non-specific finding in the absence of neuromuscular
disease, should serve to alert anesthesiologists and sports
medicine physicians to a greater than normal risk of MH,
EHI, and ER (31).
The CHCT and IVCT were primarily developed to
diagnose MHS, but they also have been used to probe for a
relationship between these three clinical entities. However,
these tests cannot provide a reliable differential diagnosis. In
fact, they may have added to the conundrum as described
previously in this article. The observation that many persons
with EHI and ER are positive to either the CHCT or IVCT
has raised the basic mechanistic question whether EHI or ER
are simply modified clinical expressions of MH, or con-
versely, whether MH is a special case of the much more
frequent EHI or ER. The CHCT and IVCT test for
maintenance of cellular calcium homeostasis, i.e., the basic
pathophysiology of MH, which comprises a defect in the
RyR1. Disturbances in calcium homeostasis lead to intra-
cellular calcium overload, which in turn can lead to
cytoskeletal and muscle membrane digestion followed by
the release of intracellular constituents (e.g., myoglobin,
potassium, CK, and lactate dehydrogenase) into the blood,
which is common in the evolution of MH, EHI, and ER.
The link between cellular calcium handling mediated by
Volume 7 Number 2 March/April 2008 Exertional Heat Illness, Exertional Rhabdomyolysis, and Malignant Hyperthermia 77
Copyright @ 200 by the American College of Sports Medicine. Unauthorized reproduction of this article is prohibited.
ATP-dependent pumps and the Na
exchanger is
shown schematically in the Figure. Such mechanistic
approaches should form the basis of all biochemical, genetic,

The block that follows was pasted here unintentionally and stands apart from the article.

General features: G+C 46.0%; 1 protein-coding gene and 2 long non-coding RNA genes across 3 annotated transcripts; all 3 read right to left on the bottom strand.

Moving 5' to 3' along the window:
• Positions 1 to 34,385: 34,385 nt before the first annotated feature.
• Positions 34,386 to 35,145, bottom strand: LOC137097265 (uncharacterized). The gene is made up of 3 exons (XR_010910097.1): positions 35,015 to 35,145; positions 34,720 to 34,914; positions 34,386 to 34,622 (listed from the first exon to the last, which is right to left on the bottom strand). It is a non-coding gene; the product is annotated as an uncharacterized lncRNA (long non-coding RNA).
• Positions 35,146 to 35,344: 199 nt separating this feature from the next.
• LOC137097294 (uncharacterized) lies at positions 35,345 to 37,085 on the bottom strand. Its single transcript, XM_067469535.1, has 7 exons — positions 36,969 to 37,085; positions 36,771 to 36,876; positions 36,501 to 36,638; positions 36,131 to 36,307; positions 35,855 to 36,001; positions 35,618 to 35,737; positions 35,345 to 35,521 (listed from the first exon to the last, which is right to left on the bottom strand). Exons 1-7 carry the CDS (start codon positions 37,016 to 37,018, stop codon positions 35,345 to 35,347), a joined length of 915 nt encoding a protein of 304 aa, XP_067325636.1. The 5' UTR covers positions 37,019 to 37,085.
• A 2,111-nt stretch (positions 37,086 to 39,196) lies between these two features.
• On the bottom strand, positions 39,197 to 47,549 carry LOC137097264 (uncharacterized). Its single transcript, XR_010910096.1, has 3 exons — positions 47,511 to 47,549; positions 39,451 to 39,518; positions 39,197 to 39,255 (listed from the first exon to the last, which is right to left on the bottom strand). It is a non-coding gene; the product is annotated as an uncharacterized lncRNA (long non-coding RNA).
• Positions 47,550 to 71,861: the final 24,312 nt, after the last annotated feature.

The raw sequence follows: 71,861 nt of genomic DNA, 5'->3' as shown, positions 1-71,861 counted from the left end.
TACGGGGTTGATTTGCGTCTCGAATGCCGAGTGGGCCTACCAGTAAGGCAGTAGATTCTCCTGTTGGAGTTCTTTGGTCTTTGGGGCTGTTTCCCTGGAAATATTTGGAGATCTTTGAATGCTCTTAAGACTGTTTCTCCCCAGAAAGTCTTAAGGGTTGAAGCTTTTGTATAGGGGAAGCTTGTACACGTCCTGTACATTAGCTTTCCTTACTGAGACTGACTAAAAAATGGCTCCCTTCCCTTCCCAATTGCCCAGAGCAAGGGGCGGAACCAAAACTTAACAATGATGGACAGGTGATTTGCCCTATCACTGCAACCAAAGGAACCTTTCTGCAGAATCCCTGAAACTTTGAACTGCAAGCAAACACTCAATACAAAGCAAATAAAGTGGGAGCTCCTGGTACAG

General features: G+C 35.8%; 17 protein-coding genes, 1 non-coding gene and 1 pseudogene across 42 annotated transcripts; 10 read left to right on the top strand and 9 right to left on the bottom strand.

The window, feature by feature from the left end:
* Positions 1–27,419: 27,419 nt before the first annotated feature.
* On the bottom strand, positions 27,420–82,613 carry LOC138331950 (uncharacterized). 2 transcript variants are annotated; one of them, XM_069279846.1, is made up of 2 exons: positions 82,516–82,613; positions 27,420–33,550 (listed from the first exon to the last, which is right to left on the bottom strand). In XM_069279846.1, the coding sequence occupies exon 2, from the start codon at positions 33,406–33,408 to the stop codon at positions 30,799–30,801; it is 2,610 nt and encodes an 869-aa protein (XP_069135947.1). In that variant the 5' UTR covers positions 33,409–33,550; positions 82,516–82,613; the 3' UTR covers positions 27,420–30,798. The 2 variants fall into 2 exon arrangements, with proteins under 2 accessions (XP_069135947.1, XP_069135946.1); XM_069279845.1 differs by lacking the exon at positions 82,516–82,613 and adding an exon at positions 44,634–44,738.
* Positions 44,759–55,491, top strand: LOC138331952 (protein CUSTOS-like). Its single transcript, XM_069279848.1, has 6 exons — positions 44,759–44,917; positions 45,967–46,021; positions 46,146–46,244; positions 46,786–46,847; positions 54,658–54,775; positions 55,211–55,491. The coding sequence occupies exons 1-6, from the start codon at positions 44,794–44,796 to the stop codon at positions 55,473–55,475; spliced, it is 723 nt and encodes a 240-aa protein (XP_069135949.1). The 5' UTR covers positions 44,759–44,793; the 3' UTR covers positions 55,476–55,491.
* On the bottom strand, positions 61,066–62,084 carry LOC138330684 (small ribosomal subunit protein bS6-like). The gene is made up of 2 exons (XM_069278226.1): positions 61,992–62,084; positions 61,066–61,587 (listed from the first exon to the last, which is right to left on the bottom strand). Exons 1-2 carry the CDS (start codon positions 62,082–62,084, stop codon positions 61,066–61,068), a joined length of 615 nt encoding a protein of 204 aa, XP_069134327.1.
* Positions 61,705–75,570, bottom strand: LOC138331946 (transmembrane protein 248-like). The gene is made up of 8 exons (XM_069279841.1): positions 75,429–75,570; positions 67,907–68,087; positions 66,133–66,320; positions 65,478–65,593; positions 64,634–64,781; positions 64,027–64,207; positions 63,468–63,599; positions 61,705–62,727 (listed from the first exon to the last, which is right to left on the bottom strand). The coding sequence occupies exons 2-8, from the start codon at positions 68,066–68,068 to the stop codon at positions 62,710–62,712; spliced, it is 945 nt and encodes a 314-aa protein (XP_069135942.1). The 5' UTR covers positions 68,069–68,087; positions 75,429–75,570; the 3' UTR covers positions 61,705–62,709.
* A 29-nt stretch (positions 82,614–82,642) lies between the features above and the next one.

and functional tests to determine and differentiate MH,
EHI, and ER.
Other biochemical tests commonly used for MH and
other myopathies, but non-differentiating between MH,
EHI, and ER, reveal altered enzyme activities in, for exam-
ple, myoadenylate deaminase/AMPD deficiency, carnitine
palmitolytransferase/CPTII, and glycogen phosphorylase/
McArdle`s disease. In terms of genetics, common mutations
in the genes associated with these and related enzymes also
should be considered. In addition to these and the known
RYR1 mutations, variants in other genes may determine
susceptibility to MH, EHS, and ER. In this regard, candidate
genes currently considered include the dihydropyridine
receptor (DHPR), a gene that encodes proteins for a
voltage-dependent L-type calcium channel found in the
transverse tubule of muscles, mitochondrial genes that
determine the functionality of proteins for the respiratory
chain and hence energy metabolism and oxidative phos-
phorylation of ADP to ATP including associated translocases
on the inner mitochondrial membrane, genes that encode
for cytokines, coagulation proteins, and heat shock proteins
may also be contributors to the incidence and expression of
MH, EHI, and ER. These genes are areas of fertile research
but not available as clinical tests.
Functional testing may be one of the best approaches in
terms of differentiating between MH, EHI, and ER. One
possibility is the response to exercise testing under various
but highly controlled environmental conditions. Under ther-
moneutral conditions, at least four controlled exercise studies
have found no differences in the thermoregulatory, hormonal,
and metabolic responses to exercise in MHS as compared with
control subjects. However, the MHS participants may not
have included individuals with previous exercise- or heat-